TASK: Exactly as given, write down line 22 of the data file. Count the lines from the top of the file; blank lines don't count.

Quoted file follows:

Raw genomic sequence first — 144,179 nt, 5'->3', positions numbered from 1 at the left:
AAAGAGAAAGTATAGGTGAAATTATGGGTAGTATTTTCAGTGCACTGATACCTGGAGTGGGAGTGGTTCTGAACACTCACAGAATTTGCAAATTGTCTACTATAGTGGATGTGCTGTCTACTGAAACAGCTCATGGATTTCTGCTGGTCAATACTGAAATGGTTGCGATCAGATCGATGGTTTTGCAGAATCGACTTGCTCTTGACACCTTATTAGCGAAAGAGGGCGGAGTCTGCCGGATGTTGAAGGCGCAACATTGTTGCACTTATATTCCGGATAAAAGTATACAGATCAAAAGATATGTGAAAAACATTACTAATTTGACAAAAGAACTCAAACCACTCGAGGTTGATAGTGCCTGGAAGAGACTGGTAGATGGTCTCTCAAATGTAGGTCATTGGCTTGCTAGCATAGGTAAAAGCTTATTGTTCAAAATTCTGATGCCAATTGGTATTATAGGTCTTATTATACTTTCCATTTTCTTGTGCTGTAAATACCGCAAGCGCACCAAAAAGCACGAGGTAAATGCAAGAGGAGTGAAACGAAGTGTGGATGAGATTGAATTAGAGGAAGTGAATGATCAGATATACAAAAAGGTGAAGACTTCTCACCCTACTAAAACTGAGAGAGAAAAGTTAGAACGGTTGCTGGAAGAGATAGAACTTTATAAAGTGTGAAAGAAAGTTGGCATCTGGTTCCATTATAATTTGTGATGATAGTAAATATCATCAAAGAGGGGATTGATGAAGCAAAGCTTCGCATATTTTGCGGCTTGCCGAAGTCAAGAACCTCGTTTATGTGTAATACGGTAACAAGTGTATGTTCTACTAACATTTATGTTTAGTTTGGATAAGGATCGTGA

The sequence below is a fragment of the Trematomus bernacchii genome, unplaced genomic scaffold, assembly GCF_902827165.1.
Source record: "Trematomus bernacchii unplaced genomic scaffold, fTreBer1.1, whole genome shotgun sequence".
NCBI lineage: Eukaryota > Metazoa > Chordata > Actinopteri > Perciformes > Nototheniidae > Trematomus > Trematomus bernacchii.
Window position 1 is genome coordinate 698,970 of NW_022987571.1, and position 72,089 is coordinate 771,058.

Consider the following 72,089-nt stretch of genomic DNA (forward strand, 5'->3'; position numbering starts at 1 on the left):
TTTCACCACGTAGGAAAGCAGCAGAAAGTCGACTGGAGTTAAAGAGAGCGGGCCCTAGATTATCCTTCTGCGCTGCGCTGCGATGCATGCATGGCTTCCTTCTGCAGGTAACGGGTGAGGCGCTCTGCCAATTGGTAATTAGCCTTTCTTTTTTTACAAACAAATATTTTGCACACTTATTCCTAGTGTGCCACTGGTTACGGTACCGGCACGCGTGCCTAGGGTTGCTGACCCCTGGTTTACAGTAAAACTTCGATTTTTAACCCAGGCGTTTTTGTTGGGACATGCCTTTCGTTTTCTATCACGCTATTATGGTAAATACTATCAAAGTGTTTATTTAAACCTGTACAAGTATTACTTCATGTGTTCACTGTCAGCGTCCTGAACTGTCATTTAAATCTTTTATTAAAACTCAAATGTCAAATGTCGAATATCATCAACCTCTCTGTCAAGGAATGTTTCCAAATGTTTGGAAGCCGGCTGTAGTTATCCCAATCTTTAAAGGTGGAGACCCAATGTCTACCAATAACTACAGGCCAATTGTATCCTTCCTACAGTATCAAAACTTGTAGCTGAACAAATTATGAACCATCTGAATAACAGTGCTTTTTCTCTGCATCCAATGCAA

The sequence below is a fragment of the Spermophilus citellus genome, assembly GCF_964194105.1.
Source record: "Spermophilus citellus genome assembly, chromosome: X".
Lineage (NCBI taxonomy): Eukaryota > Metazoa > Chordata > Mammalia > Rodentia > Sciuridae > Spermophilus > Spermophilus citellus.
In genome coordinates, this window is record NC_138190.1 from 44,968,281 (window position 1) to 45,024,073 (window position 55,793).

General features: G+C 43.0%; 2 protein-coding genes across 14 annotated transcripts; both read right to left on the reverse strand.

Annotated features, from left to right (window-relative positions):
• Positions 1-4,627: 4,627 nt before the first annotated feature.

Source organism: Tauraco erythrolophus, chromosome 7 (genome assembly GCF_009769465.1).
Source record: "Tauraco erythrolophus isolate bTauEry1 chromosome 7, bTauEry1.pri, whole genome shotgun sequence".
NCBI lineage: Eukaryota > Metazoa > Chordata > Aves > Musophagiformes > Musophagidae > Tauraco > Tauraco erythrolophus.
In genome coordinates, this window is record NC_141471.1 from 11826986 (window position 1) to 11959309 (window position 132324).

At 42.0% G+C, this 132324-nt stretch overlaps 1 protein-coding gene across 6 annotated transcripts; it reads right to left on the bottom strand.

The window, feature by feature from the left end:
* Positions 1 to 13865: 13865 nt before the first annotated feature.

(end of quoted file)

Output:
* Positions 1 to 13865: 13865 nt before the first annotated feature.